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USA 1937
Directed by
Frank Capra
132 minutes
Rated PG

Reviewed by
Bernard Hemingway
2.5 stars

Lost Horizon

This adventure/romance/fantasy/morality play, based on a novel by James Hilton, is an oddity in producer-director Frank Capra’s filmography and a far from successful entry at that.

Ronald Colman plays fêted British diplomat and future Foreign Secretary, Robert Conway, whose plane crashes in the Himalayas while fleeing an anti-White rebellion in China. On board with him are his eager younger brother, George (John Howard), a pernickety paleontologist (Edward Everett Horton), a businessman (Thomas Mitchell) on the lam, and an “adventuress” (Isabel Jewel). They are found by a group of locals who take them to Shangri-La. a valley hidden deep within the mountains where life is without cares.  There he meets a beautiful woman (Jane Wyatt) and the High Llama (Sam Jaffe) who anoints Conway as his successor because of his visionary politics.  George, however, is certain that they are being held for some nefarious purpose and persuades Robert to escape with him and a woman, Maria (Margot), who claims she is also being held against her will.

Perhaps this yarn read better on the page or perhaps the notion of some mythical eastern Eden had more willing believers back then with one World War gone and another on the, so to speak, horizon, but  today it is not easy to swallow (for example: not only is the initiatory plane crash remarkably soft but where was the pilot intending to land?; why is Maria so keen to escape the idyllic life of Shangri-La?;  what were the chances that Robert would encounter a beautiful woman keen to reciprocate his affections?; and, more generally, why and how did the High Llama concoct, let alone bring off such an elaborate scheme. And so on and so forth)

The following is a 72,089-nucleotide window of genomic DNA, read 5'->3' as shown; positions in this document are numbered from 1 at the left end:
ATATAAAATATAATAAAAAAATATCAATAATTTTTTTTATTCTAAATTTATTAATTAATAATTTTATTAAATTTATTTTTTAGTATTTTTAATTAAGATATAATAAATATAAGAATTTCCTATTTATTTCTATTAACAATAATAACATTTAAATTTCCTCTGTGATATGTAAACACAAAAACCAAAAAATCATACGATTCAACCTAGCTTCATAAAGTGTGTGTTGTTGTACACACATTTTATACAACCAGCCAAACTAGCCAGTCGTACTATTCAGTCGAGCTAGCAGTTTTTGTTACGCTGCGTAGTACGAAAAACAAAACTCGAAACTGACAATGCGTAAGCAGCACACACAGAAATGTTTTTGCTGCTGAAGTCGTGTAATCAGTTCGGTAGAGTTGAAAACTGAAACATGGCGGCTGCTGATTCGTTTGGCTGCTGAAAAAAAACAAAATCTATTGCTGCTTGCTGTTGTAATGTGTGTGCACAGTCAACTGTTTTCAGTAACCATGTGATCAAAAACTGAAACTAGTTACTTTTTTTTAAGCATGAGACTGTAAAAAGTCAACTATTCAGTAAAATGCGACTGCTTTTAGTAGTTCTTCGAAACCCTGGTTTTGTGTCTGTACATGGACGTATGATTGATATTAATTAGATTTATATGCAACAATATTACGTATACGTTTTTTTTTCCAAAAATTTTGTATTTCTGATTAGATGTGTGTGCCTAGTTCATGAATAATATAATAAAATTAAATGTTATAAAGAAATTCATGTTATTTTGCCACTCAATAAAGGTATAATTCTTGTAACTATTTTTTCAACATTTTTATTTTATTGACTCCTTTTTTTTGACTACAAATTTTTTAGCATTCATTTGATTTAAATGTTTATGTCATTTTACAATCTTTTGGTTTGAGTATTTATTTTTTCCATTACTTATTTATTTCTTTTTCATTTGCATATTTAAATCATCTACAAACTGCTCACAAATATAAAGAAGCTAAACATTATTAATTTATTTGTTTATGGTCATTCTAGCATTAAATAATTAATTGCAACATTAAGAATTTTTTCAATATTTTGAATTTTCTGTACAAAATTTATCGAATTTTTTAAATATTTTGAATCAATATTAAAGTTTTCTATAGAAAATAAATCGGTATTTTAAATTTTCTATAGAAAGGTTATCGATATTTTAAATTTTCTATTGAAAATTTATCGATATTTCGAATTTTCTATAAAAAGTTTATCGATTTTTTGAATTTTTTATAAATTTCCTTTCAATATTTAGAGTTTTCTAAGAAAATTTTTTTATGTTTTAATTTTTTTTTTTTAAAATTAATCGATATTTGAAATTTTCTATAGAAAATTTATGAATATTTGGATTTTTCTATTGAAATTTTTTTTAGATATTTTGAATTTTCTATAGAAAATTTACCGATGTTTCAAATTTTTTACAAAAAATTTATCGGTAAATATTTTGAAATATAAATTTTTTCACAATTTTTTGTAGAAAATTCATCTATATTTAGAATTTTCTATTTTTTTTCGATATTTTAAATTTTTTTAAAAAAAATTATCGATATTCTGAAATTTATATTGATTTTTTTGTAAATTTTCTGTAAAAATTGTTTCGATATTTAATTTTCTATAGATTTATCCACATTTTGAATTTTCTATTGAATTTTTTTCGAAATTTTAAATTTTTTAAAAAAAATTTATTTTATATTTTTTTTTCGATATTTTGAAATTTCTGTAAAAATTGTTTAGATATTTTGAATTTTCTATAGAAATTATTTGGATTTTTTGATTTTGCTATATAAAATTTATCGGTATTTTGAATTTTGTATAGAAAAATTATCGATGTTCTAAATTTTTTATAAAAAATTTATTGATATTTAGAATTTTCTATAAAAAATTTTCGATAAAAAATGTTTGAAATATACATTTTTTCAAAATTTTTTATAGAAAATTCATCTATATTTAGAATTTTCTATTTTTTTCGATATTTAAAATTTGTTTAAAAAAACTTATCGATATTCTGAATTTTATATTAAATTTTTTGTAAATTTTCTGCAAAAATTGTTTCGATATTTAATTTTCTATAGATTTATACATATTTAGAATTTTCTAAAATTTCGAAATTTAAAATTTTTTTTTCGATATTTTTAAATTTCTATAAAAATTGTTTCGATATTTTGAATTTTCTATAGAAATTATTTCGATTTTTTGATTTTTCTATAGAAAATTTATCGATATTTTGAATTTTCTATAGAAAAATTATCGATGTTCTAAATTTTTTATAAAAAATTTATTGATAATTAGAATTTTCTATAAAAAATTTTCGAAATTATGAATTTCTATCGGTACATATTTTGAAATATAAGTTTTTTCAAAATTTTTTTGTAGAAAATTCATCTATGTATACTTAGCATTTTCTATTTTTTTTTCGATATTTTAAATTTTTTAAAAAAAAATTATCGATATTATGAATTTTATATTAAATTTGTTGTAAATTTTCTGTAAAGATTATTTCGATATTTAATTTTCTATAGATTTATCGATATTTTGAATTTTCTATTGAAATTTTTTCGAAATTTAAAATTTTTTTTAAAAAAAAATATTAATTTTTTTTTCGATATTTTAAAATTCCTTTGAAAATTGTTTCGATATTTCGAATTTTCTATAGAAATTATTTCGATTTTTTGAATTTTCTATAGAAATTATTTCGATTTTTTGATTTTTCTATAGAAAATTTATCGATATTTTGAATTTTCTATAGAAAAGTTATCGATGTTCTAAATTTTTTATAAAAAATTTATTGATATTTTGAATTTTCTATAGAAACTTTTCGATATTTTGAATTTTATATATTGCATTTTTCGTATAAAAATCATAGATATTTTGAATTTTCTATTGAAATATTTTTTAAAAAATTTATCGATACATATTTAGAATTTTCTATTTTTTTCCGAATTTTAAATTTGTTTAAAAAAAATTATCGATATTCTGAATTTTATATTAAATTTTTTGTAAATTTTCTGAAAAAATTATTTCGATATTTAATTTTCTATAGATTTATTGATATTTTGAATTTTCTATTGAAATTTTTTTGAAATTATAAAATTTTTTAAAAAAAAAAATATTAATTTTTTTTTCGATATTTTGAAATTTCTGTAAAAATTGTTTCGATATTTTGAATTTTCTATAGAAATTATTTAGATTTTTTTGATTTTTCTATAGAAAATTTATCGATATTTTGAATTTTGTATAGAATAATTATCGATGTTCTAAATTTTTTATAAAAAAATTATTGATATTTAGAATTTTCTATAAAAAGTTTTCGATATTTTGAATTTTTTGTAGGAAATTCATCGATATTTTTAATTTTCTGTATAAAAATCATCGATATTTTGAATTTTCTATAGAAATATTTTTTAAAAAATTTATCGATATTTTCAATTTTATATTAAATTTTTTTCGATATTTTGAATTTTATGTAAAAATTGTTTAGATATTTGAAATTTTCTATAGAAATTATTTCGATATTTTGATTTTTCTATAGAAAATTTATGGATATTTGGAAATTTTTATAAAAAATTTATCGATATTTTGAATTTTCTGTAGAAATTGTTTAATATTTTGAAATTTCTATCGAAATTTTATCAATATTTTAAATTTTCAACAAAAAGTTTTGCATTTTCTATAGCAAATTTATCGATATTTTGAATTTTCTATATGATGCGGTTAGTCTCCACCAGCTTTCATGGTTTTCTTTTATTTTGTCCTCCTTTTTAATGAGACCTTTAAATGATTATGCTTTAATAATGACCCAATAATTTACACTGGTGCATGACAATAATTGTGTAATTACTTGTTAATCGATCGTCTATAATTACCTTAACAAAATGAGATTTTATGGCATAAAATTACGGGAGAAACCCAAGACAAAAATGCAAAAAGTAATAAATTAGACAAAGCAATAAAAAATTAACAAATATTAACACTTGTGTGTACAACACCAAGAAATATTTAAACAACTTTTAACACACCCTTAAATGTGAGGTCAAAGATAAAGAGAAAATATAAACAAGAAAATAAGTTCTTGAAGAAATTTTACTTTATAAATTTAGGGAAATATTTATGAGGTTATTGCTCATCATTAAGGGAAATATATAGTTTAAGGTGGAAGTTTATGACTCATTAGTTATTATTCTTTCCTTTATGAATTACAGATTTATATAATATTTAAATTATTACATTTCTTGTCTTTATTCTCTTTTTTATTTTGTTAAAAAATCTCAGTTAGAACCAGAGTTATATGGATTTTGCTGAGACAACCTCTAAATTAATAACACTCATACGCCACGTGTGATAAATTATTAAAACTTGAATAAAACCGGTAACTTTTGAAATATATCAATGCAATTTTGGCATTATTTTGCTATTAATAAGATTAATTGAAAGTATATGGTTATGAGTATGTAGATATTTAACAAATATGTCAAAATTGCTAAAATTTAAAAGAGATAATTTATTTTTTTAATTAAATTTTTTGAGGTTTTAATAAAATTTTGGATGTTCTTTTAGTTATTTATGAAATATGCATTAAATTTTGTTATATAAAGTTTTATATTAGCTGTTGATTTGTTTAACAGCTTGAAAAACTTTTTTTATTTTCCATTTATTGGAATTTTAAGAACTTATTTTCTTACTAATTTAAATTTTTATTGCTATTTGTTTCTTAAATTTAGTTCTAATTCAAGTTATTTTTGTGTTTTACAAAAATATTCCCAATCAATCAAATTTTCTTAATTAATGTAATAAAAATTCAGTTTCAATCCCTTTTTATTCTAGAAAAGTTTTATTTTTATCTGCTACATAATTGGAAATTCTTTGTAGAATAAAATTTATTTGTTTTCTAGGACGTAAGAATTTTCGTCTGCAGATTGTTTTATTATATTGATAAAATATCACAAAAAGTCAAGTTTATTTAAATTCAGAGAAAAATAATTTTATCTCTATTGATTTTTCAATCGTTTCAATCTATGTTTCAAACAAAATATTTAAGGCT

Dated technical elements, like the obvious painted-on-glass backdrops, aside the envisioning of the mountain Utopia fails to persuade with the llamasery a kind of Greco-Roman-Indo-Moderne pile full of what looks like cast-offs from a fusty 19th century  provincial museum.  H.B. Warner and Sam Jaffe as wise Orientals fall well short of the mark of authenticity. Horton, who rolls out his standard dithering comedic persona is an unnecessary and incongruous embellishment to the simplistic story and Mitchell not much better. It is, however Howard, who periodically bursts into fits of overwrought emotionality, who grates.All up, Capra just hasn't found the way to effectively tell Hilton's story.

Much touted in its days as a marquee production (it cost its studio, Columbia Pictures, $3 million, three quarters of its annual budget ) there is a complete failure to awe even if one can see in it a precursor to the sci-fi fantasy genre that became so popular in the 1970s (it was remade in 1973 with a solid cast but, apparently, awful results) but in itself for most it will be at best a curio.  

FYI: Almost immediately after its initial release, the film was edited considerably by Columbia and over the years re-released in various progressively shorter, versions. The restored version has its original 132 running time with a complete  audio track and six minutes of missing visuals replaced by stills.




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